In a statement, Samsung said it was focused on replacing all affected devices "as quickly and efficiently" as possible and reiterated its request that customers affected by the current recall should power off their device and turn them in.
To the joy of Apple, which had been trying to peddle rival phone which was below the Note 7’s spec and lacked a headphone socket, Samsung recalled 2.5 million Note 7 smartphones in 10 markets due to faulty batteries causing some phones to melt.
The company says replacement devices it began issuing in mid-September use safe batteries.
Samsung hopes to take the faulty products off the market as soon as possible in order to limit further damage to its reputation and resume sales of the flagship device ahead of the key holiday shopping season in major markets such as the United States.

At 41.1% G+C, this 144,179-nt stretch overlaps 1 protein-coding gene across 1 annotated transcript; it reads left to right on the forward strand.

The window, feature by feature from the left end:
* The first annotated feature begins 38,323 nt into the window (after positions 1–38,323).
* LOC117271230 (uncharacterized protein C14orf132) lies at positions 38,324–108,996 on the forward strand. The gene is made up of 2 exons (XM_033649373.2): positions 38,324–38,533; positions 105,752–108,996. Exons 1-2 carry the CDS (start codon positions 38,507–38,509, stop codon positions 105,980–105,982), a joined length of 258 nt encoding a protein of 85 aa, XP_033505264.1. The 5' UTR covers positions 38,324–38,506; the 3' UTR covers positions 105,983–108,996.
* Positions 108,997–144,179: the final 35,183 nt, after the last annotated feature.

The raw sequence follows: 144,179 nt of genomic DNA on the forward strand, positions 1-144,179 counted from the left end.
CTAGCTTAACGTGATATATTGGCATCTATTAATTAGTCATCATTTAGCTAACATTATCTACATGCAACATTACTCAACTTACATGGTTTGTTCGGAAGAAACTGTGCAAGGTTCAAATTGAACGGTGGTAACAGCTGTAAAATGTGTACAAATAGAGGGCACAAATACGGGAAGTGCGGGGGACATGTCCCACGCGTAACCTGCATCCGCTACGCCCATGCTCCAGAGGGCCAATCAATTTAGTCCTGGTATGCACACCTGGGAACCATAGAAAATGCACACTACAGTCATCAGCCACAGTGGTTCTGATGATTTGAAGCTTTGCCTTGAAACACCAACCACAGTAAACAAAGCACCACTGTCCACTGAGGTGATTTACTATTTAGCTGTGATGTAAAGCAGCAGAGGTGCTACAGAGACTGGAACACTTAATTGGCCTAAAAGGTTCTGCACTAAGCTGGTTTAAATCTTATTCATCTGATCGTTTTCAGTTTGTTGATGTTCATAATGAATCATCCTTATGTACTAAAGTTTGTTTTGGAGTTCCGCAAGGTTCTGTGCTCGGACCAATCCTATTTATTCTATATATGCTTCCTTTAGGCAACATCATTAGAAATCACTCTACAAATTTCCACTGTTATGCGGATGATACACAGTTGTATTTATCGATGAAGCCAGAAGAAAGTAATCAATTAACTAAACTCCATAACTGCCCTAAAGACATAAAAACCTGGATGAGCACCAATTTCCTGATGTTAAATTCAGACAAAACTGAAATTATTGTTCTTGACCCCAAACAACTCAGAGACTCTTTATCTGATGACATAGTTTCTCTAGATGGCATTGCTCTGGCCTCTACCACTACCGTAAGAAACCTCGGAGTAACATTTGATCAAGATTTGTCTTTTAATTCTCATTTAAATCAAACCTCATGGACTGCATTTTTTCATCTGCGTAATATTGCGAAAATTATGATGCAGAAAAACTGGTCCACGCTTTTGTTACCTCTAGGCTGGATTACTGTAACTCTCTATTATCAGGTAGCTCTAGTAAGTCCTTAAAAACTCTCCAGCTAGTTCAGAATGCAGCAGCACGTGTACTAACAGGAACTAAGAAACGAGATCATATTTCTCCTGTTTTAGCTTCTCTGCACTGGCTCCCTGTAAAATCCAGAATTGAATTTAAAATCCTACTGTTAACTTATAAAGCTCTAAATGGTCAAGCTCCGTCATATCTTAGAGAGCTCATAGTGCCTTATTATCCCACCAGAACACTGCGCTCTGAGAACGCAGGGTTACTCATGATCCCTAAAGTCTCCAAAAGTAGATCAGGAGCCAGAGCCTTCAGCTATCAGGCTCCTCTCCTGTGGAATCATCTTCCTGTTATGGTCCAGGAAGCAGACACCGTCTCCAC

The Tame Apple Press has been wiping up some hysterical stories about exploding phones, nearly a third of which have been made up or fabricated. So far no phone has actually exploded, other than the fake case where a user put one in the oven to sue Samsung.
Samsung was forced to push back the start of Note 7 sales in South Korea by three days to 1 October 1 due to relatively slow progress in the recall in its home market.
Samsung said around 90 percent of customers who turned in their device through the exchange program have opted for a replacement Note 7, but it remains unclear how strong demand from new customers would be when sales resume.